Graduates Feature: Naomi Pearson, MIPP ’19

What is your current position?

Death Review Project & Committee Manager for the Nova Scotia Medical Examiner Service / Justice & Community Safety Consultant for Wahnapitae First Nation.

What attracted you to your program of study at the BSIA?

The MIPP and (BSIA in general) had a reputation with undergraduate students in Waterloo as the graduate program where students who were passionate about policy and international relations attended. At first I wasn’t sure I’d be able to handle the math/statistics side of the program so I went in another direction and obtained an MA in Religion, Culture & Global Justice. In the end, my passion for intersectional issues, security, and access to justice still placed me firmly in the policy sphere – and I was still interested in furthering my education and skills. I had been volunteering for Dr. Alistair Edgar at the time – who was affiliated with the MIPP – and he strongly encouraged me to apply. I was accepted, survived the program and the rest is history!

What was the most impactful experience you had while completing your graduate degree?

This is a hard question to answer because the program impacts and changes you in many ways. I won’t lie – the program is hard and tests you in ways you don’t expect, but it’s worth it. If you want to work on complex or ‘wicked’ policy problems, you need to be prepared to have the gauntlet thrown at you. In many NGO and government sectors, issues can arise very quickly, which require an immediate, measured and informed response. The structure of the MIPP really teaches you how to handle this pressure and look at policy issues from multiple angles. For me, the combination of amazing professors, the Graduate Fellowship, and the comradery in the program were extremely impactful and still affect how I carry out my work today.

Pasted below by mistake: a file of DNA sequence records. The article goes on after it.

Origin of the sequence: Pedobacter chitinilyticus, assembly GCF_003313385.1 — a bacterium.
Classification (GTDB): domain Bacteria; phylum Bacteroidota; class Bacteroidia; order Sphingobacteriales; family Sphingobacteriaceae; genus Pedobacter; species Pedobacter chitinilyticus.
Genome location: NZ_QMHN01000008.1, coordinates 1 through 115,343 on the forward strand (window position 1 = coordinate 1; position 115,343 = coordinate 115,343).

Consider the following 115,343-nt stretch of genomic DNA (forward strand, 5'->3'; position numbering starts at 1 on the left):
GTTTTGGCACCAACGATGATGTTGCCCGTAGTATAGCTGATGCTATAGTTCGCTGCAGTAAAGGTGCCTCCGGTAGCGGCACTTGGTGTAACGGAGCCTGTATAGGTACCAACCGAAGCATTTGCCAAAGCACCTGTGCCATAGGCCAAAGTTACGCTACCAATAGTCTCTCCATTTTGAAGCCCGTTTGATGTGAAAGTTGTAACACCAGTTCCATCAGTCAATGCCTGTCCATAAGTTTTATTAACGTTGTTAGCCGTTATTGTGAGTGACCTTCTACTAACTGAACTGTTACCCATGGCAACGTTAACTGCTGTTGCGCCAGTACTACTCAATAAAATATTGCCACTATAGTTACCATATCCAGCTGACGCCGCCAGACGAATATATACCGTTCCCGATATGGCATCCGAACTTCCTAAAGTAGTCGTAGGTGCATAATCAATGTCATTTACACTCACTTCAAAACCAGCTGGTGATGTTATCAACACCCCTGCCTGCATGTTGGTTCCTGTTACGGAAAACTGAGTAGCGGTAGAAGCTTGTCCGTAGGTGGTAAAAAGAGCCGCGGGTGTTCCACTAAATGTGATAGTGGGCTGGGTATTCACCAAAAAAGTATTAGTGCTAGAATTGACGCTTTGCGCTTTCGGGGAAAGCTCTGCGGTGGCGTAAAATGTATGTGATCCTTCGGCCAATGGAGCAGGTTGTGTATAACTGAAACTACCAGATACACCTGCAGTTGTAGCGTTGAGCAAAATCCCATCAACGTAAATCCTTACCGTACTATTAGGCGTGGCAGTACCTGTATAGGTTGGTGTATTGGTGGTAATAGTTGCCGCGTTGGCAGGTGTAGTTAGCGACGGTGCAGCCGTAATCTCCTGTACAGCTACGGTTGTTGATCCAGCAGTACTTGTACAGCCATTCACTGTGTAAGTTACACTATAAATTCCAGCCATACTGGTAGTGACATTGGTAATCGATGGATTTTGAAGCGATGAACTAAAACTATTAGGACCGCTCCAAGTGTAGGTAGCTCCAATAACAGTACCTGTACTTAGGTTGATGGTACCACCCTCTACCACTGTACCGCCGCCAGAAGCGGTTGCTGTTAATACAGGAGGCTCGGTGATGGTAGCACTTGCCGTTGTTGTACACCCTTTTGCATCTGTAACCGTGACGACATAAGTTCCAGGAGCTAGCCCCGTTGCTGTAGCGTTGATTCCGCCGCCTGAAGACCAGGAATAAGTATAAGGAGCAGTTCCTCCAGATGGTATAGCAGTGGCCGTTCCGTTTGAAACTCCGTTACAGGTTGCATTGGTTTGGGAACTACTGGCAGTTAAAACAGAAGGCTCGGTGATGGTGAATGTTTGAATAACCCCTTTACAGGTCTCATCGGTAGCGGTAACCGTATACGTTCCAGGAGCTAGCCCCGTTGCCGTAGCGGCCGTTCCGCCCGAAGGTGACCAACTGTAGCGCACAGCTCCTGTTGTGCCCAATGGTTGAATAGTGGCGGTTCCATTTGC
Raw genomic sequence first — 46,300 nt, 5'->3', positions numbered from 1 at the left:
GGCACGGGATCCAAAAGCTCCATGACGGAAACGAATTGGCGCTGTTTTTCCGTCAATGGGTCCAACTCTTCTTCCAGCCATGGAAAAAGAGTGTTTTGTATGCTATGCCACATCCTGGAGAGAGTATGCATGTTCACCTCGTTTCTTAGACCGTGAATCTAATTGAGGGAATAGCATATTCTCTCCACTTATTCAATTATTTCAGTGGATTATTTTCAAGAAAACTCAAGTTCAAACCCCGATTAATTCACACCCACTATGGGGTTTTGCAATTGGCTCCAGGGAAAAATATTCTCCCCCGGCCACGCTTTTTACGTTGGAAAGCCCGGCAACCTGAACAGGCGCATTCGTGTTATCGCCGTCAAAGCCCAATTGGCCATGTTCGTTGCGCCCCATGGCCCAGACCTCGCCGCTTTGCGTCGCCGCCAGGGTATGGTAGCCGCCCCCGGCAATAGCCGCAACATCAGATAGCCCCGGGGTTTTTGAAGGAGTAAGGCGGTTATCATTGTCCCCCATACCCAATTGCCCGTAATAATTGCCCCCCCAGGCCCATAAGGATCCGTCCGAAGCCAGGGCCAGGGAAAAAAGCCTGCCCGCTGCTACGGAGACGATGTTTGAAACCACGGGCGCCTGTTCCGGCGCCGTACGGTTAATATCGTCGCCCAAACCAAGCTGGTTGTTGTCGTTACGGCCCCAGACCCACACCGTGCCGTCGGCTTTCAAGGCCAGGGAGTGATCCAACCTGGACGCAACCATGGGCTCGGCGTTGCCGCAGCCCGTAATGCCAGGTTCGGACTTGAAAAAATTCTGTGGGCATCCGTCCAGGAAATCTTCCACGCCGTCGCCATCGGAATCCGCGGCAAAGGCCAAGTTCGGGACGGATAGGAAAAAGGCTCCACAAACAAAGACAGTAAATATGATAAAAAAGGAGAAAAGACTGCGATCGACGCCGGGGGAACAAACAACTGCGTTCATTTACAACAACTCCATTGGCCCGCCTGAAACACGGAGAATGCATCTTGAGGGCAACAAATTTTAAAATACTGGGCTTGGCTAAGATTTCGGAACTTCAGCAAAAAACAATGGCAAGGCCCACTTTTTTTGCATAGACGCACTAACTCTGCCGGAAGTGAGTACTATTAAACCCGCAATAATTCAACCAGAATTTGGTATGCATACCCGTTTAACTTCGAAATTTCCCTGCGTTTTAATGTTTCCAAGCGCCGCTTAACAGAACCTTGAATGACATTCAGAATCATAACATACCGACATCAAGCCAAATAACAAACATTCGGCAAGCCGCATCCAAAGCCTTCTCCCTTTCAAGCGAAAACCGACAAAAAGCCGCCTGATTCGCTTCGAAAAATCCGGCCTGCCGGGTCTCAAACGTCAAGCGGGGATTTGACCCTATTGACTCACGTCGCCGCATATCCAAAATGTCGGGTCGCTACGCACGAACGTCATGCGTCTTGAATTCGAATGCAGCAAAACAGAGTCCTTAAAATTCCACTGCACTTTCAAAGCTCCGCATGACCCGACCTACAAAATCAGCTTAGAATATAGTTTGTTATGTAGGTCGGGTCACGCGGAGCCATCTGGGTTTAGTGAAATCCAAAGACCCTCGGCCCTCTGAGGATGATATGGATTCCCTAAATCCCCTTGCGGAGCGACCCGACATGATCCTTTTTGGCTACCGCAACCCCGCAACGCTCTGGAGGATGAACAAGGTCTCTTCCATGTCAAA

Tell us about your job, what do you do?

In my day job, I work for the Nova Scotia Medical Examiner Service. This is a relatively new role for me but I absolutely love it. Death investigation and death review is currently a big topic in both public health and justice circles, so I’m thrilled to be able to help with this work. My role is working directly under the Chief Medical Examiner (Dr. Matthew Bowes in Nova Scotia) as the project manager for provincial death review committees which have been stood up by the minister of justice. When people die under certain circumstances, according to the Fatalities Act there is a duty to investigate/interrogate the systems at play. Largely these committees are looking towards improving systems and being proactive in public health, so as to not just respond to death, but see if it can be prevented for the public good.

In my “after hours” role as Justice & Community Safety Consultant for Wahnapitae First Nation (located in Capreol, Ontario), I work in helping to create greater access to justice services for the community. This means liaising with the Courts, Anishinaabek Police Service, and government to help make WFN safer for its members. It also means advocating for greater recognition of the inherent rights of Indigenous persons and communities to create and enforce their own laws, on their own lands, for their own people.